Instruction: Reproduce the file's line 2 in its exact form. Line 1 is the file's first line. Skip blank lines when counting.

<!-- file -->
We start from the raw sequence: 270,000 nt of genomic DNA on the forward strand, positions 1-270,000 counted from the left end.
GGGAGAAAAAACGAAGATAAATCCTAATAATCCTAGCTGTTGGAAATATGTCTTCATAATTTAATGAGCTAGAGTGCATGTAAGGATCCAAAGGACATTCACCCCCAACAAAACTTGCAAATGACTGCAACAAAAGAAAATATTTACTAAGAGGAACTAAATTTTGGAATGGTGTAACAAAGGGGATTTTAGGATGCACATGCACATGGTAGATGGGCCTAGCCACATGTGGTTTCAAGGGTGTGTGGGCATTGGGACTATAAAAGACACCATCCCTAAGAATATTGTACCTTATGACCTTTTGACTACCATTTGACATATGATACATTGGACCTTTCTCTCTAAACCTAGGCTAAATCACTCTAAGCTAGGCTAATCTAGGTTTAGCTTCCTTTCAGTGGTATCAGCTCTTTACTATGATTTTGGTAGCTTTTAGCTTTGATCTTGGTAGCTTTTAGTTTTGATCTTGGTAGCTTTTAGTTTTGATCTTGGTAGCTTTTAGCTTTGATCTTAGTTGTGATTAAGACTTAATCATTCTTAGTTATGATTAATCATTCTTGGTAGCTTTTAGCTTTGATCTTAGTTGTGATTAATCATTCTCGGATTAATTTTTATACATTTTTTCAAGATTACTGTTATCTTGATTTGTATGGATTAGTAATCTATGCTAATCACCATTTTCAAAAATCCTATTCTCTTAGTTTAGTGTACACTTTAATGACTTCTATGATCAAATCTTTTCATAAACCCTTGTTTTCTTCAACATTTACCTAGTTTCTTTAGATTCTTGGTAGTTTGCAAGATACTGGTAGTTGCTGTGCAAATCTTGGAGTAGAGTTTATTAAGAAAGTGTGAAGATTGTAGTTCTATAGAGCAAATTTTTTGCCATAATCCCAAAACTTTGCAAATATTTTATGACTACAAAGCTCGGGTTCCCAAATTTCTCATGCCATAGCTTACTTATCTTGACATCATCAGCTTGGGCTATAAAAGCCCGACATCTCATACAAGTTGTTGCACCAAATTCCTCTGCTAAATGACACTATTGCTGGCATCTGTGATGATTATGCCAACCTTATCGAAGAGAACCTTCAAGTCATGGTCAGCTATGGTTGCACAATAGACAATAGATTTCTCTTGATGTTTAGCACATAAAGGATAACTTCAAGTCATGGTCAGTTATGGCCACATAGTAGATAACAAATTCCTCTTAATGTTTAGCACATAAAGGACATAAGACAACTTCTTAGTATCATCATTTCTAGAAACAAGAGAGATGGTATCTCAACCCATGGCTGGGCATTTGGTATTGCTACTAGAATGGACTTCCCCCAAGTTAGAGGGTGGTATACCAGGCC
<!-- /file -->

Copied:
GGGAGAAAAAACGAAGATAAATCCTAATAATCCTAGCTGTTGGAAATATGTCTTCATAATTTAATGAGCTAGAGTGCATGTAAGGATCCAAAGGACATTCACCCCCAACAAAACTTGCAAATGACTGCAACAAAAGAAAATATTTACTAAGAGGAACTAAATTTTGGAATGGTGTAACAAAGGGGATTTTAGGATGCACATGCACATGGTAGATGGGCCTAGCCACATGTGGTTTCAAGGGTGTGTGGGCATTGGGACTATAAAAGACACCATCCCTAAGAATATTGTACCTTATGACCTTTTGACTACCATTTGACATATGATACATTGGACCTTTCTCTCTAAACCTAGGCTAAATCACTCTAAGCTAGGCTAATCTAGGTTTAGCTTCCTTTCAGTGGTATCAGCTCTTTACTATGATTTTGGTAGCTTTTAGCTTTGATCTTGGTAGCTTTTAGTTTTGATCTTGGTAGCTTTTAGTTTTGATCTTGGTAGCTTTTAGCTTTGATCTTAGTTGTGATTAAGACTTAATCATTCTTAGTTATGATTAATCATTCTTGGTAGCTTTTAGCTTTGATCTTAGTTGTGATTAATCATTCTCGGATTAATTTTTATACATTTTTTCAAGATTACTGTTATCTTGATTTGTATGGATTAGTAATCTATGCTAATCACCATTTTCAAAAATCCTATTCTCTTAGTTTAGTGTACACTTTAATGACTTCTATGATCAAATCTTTTCATAAACCCTTGTTTTCTTCAACATTTACCTAGTTTCTTTAGATTCTTGGTAGTTTGCAAGATACTGGTAGTTGCTGTGCAAATCTTGGAGTAGAGTTTATTAAGAAAGTGTGAAGATTGTAGTTCTATAGAGCAAATTTTTTGCCATAATCCCAAAACTTTGCAAATATTTTATGACTACAAAGCTCGGGTTCCCAAATTTCTCATGCCATAGCTTACTTATCTTGACATCATCAGCTTGGGCTATAAAAGCCCGACATCTCATACAAGTTGTTGCACCAAATTCCTCTGCTAAATGACACTATTGCTGGCATCTGTGATGATTATGCCAACCTTATCGAAGAGAACCTTCAAGTCATGGTCAGCTATGGTTGCACAATAGACAATAGATTTCTCTTGATGTTTAGCACATAAAGGATAACTTCAAGTCATGGTCAGTTATGGCCACATAGTAGATAACAAATTCCTCTTAATGTTTAGCACATAAAGGACATAAGACAACTTCTTAGTATCATCATTTCTAGAAACAAGAGAGATGGTATCTCAACCCATGGCTGGGCATTTGGTATTGCTACTAGAATGGACTTCCCCCAAGTTAGAGGGTGGTATACCAGGCC